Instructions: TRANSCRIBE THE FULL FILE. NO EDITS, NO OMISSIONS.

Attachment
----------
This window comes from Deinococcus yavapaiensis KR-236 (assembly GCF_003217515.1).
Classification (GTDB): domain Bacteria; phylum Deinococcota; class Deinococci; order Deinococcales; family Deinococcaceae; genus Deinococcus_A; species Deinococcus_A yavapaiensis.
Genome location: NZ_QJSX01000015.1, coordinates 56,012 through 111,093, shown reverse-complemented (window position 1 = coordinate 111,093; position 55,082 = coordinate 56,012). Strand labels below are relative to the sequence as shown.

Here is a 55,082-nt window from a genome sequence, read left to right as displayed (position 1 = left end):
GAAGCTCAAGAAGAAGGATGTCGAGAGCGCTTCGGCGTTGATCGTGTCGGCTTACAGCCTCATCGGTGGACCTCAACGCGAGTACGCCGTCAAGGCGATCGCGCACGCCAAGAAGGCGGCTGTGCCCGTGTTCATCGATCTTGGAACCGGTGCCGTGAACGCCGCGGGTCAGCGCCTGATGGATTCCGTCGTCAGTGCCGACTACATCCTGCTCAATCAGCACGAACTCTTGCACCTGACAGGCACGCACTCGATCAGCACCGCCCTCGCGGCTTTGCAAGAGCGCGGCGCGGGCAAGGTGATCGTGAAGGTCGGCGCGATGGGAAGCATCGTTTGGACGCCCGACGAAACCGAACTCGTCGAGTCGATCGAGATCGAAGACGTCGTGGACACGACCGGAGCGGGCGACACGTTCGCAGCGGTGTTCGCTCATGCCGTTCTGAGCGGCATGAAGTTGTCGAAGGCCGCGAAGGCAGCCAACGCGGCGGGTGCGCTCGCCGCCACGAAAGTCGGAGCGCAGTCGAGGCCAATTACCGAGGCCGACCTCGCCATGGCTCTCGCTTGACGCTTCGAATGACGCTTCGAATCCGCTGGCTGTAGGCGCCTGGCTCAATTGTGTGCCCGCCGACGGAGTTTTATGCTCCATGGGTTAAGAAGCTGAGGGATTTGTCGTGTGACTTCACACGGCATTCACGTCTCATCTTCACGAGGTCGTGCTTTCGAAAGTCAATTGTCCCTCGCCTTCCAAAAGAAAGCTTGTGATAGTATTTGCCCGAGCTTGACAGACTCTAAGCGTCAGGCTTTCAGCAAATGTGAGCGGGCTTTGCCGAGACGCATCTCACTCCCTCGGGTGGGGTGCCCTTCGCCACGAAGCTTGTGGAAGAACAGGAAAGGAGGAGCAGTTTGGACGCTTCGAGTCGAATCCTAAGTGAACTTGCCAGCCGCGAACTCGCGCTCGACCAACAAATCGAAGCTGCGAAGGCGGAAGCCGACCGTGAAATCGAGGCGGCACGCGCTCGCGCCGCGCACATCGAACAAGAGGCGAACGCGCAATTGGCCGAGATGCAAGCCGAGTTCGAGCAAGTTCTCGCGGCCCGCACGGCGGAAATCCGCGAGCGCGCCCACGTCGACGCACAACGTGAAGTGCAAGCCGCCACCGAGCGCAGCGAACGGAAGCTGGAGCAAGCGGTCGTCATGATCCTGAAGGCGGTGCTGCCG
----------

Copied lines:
This window comes from Deinococcus yavapaiensis KR-236 (assembly GCF_003217515.1).
Classification (GTDB): domain Bacteria; phylum Deinococcota; class Deinococci; order Deinococcales; family Deinococcaceae; genus Deinococcus_A; species Deinococcus_A yavapaiensis.
Genome location: NZ_QJSX01000015.1, coordinates 56,012 through 111,093, shown reverse-complemented (window position 1 = coordinate 111,093; position 55,082 = coordinate 56,012). Strand labels below are relative to the sequence as shown.

Here is a 55,082-nt window from a genome sequence, read left to right as displayed (position 1 = left end):
GAAGCTCAAGAAGAAGGATGTCGAGAGCGCTTCGGCGTTGATCGTGTCGGCTTACAGCCTCATCGGTGGACCTCAACGCGAGTACGCCGTCAAGGCGATCGCGCACGCCAAGAAGGCGGCTGTGCCCGTGTTCATCGATCTTGGAACCGGTGCCGTGAACGCCGCGGGTCAGCGCCTGATGGATTCCGTCGTCAGTGCCGACTACATCCTGCTCAATCAGCACGAACTCTTGCACCTGACAGGCACGCACTCGATCAGCACCGCCCTCGCGGCTTTGCAAGAGCGCGGCGCGGGCAAGGTGATCGTGAAGGTCGGCGCGATGGGAAGCATCGTTTGGACGCCCGACGAAACCGAACTCGTCGAGTCGATCGAGATCGAAGACGTCGTGGACACGACCGGAGCGGGCGACACGTTCGCAGCGGTGTTCGCTCATGCCGTTCTGAGCGGCATGAAGTTGTCGAAGGCCGCGAAGGCAGCCAACGCGGCGGGTGCGCTCGCCGCCACGAAAGTCGGAGCGCAGTCGAGGCCAATTACCGAGGCCGACCTCGCCATGGCTCTCGCTTGACGCTTCGAATGACGCTTCGAATCCGCTGGCTGTAGGCGCCTGGCTCAATTGTGTGCCCGCCGACGGAGTTTTATGCTCCATGGGTTAAGAAGCTGAGGGATTTGTCGTGTGACTTCACACGGCATTCACGTCTCATCTTCACGAGGTCGTGCTTTCGAAAGTCAATTGTCCCTCGCCTTCCAAAAGAAAGCTTGTGATAGTATTTGCCCGAGCTTGACAGACTCTAAGCGTCAGGCTTTCAGCAAATGTGAGCGGGCTTTGCCGAGACGCATCTCACTCCCTCGGGTGGGGTGCCCTTCGCCACGAAGCTTGTGGAAGAACAGGAAAGGAGGAGCAGTTTGGACGCTTCGAGTCGAATCCTAAGTGAACTTGCCAGCCGCGAACTCGCGCTCGACCAACAAATCGAAGCTGCGAAGGCGGAAGCCGACCGTGAAATCGAGGCGGCACGCGCTCGCGCCGCGCACATCGAACAAGAGGCGAACGCGCAATTGGCCGAGATGCAAGCCGAGTTCGAGCAAGTTCTCGCGGCCCGCACGGCGGAAATCCGCGAGCGCGCCCACGTCGACGCACAACGTGAAGTGCAAGCCGCCACCGAGCGCAGCGAACGGAAGCTGGAGCAAGCGGTCGTCATGATCCTGAAGGCGGTGCTGCCG